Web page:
Here’s what the Utah Legislature is doing to address air quality
Feb 7, 2024, 7:00 PM | Updated: Feb 9, 2024, 9:02 am
SALT LAKE CITY — The Utah Legislature is tackling multiple air quality bills, mainly related to long-term energy plans and cleaning up emissions; ones that would even give a tax break for switching to electric lawn equipment.
“I think we can do more there’s no question about it,” said Senate President Stuart Adams, R-Kaysville.
Rep. Tyler Clancy, R-Provo, has two related bills. The first, HB279, creates a hefty state plan to reduce emissions over the next decade.
“Our three major goals are clean, affordable and reliable,” he said.
Clancy said the state wants to rely on American-made energy to clean up emissions.
“If we think that we can kind of move our way out of this crisis by overregulating American innovation and then importing liquid natural gas from Russia or precious minerals for EVs from China, that’s not going to do that,” he said.
And right now, he said the federal government is cracking down on Utah to clean up the state’s air.
“If we don’t do anything, we’re continually being sued by the (Environmental Protection Agency) and then we just kind of negotiate down to some sort of agreement. And that’s what we’re governed by. We would prefer to be governed by our own state here in Utah.”
His bill is still being negotiated, but he said the goal is not to be “too prescriptive” for industries and businesses while still meeting the goal of emission reduction.
“If the state of Utah were able to come together and create this plan, then we think that would impugn us from federal lawsuits. We’d be able to, you know, work with the different industry, work with different agencies in the state to make sure that we can follow that plan.”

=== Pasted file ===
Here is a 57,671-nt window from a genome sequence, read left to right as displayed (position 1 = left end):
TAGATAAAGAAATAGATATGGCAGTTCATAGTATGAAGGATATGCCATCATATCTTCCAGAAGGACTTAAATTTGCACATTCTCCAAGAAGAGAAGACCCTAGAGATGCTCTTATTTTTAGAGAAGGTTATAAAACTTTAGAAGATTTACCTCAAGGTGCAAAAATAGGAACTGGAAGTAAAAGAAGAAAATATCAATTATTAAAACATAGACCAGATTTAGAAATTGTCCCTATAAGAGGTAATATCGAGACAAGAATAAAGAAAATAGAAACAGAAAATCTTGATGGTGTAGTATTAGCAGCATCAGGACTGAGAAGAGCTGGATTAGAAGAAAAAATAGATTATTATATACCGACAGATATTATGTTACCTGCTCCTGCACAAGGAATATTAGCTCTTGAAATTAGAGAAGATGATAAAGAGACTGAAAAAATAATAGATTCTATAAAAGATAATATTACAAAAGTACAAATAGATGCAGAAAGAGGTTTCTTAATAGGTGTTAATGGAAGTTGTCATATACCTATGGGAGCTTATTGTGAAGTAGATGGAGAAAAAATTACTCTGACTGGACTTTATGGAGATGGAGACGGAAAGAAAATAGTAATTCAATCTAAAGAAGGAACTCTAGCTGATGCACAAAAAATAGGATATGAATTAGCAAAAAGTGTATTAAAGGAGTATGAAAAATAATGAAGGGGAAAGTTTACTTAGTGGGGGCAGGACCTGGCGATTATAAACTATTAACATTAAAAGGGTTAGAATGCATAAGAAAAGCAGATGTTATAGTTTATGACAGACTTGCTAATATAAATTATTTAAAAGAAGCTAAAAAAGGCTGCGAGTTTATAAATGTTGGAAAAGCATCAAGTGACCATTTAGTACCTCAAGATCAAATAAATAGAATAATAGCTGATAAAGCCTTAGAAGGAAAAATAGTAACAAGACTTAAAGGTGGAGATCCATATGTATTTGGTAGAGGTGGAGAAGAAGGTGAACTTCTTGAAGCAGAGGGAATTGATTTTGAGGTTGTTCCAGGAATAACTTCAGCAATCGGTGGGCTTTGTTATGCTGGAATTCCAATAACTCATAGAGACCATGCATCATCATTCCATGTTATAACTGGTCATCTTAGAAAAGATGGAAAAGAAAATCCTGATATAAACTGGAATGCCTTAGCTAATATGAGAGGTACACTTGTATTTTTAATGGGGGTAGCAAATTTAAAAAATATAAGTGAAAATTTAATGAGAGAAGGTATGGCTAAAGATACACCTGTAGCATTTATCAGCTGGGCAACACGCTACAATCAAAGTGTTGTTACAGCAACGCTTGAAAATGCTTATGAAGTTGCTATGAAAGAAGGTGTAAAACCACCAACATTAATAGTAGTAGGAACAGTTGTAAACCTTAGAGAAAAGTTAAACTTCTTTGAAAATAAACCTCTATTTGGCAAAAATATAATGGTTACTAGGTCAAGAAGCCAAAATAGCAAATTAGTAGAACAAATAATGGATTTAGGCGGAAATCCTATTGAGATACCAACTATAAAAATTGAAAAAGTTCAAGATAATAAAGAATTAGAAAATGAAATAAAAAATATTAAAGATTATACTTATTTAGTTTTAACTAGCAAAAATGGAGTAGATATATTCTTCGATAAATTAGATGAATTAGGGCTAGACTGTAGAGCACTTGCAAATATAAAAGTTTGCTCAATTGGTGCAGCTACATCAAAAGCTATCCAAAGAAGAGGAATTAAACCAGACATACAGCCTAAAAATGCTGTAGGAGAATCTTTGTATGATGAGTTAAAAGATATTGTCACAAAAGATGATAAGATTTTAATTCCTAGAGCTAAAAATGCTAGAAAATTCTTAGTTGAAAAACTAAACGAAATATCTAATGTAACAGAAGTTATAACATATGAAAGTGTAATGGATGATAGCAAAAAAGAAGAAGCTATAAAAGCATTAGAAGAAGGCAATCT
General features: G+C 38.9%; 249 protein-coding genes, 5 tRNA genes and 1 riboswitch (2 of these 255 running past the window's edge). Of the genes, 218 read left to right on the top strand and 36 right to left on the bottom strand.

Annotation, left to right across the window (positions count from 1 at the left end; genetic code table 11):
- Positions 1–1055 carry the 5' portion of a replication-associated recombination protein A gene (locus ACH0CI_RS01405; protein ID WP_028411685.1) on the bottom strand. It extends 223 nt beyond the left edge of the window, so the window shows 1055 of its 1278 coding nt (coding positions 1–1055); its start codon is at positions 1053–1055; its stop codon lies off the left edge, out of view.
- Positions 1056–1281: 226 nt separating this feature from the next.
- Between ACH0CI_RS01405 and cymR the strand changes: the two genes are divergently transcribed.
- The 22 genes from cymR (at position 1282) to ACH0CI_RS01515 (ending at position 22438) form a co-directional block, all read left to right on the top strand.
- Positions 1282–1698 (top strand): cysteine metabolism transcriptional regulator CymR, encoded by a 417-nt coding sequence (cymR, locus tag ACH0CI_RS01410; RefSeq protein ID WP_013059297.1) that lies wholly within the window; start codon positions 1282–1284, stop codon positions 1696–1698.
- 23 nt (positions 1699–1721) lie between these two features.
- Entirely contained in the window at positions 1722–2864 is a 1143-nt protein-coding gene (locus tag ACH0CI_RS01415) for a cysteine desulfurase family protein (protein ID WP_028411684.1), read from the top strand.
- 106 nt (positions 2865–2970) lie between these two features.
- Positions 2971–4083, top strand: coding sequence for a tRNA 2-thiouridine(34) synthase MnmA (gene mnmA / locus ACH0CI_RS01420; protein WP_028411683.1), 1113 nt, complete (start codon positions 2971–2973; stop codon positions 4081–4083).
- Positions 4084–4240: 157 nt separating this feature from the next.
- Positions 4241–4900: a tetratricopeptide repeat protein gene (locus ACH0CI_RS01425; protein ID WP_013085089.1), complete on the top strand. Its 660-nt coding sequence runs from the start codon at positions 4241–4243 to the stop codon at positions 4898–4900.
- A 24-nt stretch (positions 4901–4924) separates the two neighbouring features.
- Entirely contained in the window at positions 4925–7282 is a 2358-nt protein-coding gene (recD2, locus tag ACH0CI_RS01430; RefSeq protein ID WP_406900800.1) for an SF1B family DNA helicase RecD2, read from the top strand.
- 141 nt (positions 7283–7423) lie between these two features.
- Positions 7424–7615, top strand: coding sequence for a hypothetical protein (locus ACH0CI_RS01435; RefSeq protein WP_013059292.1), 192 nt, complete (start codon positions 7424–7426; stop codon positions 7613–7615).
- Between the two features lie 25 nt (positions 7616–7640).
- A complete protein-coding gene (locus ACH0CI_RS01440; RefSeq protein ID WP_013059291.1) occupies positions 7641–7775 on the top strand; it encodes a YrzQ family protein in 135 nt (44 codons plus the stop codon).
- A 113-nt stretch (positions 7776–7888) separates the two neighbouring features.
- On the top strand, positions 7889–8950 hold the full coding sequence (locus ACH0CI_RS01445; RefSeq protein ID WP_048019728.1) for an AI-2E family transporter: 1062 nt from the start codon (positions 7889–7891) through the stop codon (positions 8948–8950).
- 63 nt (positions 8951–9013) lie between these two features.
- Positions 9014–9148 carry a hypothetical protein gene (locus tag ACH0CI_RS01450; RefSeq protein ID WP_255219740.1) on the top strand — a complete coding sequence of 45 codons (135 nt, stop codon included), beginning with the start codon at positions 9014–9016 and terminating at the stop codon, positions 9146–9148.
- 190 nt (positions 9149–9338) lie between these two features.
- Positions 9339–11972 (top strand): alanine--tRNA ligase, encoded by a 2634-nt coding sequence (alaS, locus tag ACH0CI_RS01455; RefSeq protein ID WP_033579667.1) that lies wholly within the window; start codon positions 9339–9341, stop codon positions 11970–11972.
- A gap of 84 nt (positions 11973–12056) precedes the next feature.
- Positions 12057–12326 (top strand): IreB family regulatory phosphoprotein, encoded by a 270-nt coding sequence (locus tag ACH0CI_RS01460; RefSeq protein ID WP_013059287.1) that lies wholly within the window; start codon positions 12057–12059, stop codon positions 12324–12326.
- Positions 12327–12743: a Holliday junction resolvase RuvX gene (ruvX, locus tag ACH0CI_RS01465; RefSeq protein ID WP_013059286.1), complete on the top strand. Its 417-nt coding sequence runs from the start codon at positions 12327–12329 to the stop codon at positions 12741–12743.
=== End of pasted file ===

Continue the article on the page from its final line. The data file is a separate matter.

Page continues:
Clancy’s other bill is run by Sen. Stephanie Pitcher, D-Salt Lake City. SB142 offers a tax credit for buying electric lawn equipment like lawnmowers or snowblowers.
“If you run that for a couple of hours, it’s the equivalent of driving a car from here to Kansas City, Missouri. So we think it’s a low-hanging fruit that we can save work on those clean, affordable, reliable energy sources and make sure that we’re investing in American products so that we can have a cleaner environment,” Clancy said.
Senate Minority Leader Luz Escamilla, D-Salt Lake City, also has a bill titled “Deisel Emission Reduction,” though the bill is not public yet. She wants to create a registry for non-motorized vehicles, which she admits are already ahead in using cleaner fuels.
“In 10 years, they will not be the problem, it will be buildings,” Escamilla said.
And HB126, a bipartisan bill from Sen. Andrew Stoddard, D-Midvale, and Sen. Kirk Cullimore, R-Draper, aims to put emissions caps on big polluters like large trucks made before 2010.
But, he says his bill is getting pushback.
“I think there’s still a lot of ma and pa operators there are trucks that are used for construction and road construction, stuff like that, and in the growing state that we are we can’t afford to impose massive hits on those types of companies,” Cullimore said.
Others, like Nate Blouin, D-Millcreek, said the state is spending too much time railing against federal clean air rules. He cites some money that the Natural Resources Appropriations Committee asked to move from a fund addressing air quality over to a different fund that litigates potential suits against the state and a new law that allows the state to opt out of federal rules. Many believe it is a direct response to the federal Ozone transport rule.
“And so it’s concerning to me that that’s the direction we’re headed rather than spending our wealth steward ad dollars on lawsuits, I’d rather see them get spent on incentives and helping people make this transition, and helping the state do a better job of leading out there.”